How long have you been working on this show for?
I started trying out different bits at the end of last year, but mainly January. I got married straight after Edinburgh last year so it went wedding, honeymoon... life. But January is where I got stuck in.
Do you have anyone helping you with the show this year?
I’m working with Ben Clark again this year as a director. He’s amazing. I really like collaborating so I really enjoy writing a load of stuff, going over to Ben and asking “What do you think of this?” He’ll then give me his thought, I’ll move stuff around and then try it again.
That makes it really fun for me. Because sitting on my at my desk with a computer isn’t always the most fun. Sometimes you think something’s funny and it’s not. Or sometimes you get bored of a joke that you need to keep.
How have the previews been going?
Really good. Before they started I was worried that I might have to quite comedy, but once I started the previews I’ve been really excited and over the moon. I’m proud to tell people to come and see it. I think every comic, as much as you always think it’s just you, goes through the “Oh no. I shouldn’t be going to Edinburgh. I shouldn’t be a comedian.” The biggest of comedians say the same things.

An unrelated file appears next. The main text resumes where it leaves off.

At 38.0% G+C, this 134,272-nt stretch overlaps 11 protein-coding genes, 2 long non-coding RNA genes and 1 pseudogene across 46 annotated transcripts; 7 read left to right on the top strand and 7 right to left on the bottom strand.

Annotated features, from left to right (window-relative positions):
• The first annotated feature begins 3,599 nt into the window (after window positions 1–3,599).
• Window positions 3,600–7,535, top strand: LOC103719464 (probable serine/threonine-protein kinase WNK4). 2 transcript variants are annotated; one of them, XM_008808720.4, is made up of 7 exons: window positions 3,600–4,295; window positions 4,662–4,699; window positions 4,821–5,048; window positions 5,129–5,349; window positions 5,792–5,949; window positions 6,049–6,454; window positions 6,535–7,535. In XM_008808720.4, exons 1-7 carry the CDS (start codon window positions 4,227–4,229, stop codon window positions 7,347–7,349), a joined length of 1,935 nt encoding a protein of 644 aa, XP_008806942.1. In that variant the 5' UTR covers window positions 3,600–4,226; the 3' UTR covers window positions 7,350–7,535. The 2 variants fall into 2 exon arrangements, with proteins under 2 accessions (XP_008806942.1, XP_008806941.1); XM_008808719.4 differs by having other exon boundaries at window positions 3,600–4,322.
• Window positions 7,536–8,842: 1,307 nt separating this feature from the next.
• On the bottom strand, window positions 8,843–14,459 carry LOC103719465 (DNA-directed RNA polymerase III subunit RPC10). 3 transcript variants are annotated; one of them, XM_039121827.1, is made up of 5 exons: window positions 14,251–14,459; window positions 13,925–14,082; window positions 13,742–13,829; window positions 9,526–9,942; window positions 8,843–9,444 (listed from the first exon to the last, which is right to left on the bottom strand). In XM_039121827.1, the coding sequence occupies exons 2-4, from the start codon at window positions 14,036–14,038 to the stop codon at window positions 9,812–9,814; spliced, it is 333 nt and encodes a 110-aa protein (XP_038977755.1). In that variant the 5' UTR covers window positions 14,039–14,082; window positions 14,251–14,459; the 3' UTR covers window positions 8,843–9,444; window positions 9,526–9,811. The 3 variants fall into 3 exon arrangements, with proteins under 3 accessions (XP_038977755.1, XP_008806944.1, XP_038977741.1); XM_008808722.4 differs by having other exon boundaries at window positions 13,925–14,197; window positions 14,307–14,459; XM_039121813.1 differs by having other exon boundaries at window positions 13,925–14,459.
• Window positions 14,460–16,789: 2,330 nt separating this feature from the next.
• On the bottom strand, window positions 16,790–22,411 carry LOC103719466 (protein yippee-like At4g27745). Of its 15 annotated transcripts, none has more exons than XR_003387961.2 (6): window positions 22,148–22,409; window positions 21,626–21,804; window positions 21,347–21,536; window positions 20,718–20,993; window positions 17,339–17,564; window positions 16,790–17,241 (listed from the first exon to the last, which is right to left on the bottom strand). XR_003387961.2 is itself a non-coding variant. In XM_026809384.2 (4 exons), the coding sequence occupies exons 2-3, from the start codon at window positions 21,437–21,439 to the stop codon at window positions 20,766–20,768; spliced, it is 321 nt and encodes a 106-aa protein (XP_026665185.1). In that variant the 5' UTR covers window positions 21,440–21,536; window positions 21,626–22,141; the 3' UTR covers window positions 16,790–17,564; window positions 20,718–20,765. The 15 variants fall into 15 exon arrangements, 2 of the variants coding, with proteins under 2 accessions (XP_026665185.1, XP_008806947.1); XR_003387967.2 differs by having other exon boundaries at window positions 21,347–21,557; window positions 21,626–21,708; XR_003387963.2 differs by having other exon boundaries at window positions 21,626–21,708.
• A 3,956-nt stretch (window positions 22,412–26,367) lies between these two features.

So I’ve had those same ups and downs but actually the previews have been going really well and I genuinely can’t wait to get there now.
You’ve got a great venue this year too. Are you happy with Beside at the Pleasance?
Really happy! Last year I was in the 10 Dome which was great. I love being part of the Pleasance and my shows have always been with the Pleasance but to be back in the courtyard feels great. And that time, 4.45pm I feel is the right time for my tone of humour.
I’m a friendly guy, or as Tom Davis calls me, ‘Teatime Kempner’. I’m really happy with being at teatime and I just can’t wait. It’s going to be great!
What are you most looking forward to about the Fringe this year?
I say this every year, but I’m really going to try and see a lot of shows. Especially in the first week.
I’m buying to see my sister’s show, Sooz Kempner, Sooz On Film. I’m buzzing to see Ellie Taylor’s show. I’m buzzing to see Colin Hoult’s show on my day off. Steen Raskopoulos, I’m really excited to see his show. Pippa Evans, I can’t wait to see her show as well. Lots of stuff to see!
We’re doing The Now Show from Edinburgh so I’m excited to do that. It’s been a huge part of my career over the past year so it’s going to be nice to do it in Edinburgh as well.
What’s been the biggest thing you’ve learnt throughout the years at the Fringe?